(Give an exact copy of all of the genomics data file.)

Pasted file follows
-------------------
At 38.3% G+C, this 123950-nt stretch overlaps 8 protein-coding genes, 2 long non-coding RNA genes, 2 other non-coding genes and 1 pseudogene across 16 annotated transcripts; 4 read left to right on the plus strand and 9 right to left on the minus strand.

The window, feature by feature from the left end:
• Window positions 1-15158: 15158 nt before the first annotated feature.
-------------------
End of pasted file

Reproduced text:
At 38.3% G+C, this 123950-nt stretch overlaps 8 protein-coding genes, 2 long non-coding RNA genes, 2 other non-coding genes and 1 pseudogene across 16 annotated transcripts; 4 read left to right on the plus strand and 9 right to left on the minus strand.

The window, feature by feature from the left end:
• Window positions 1-15158: 15158 nt before the first annotated feature.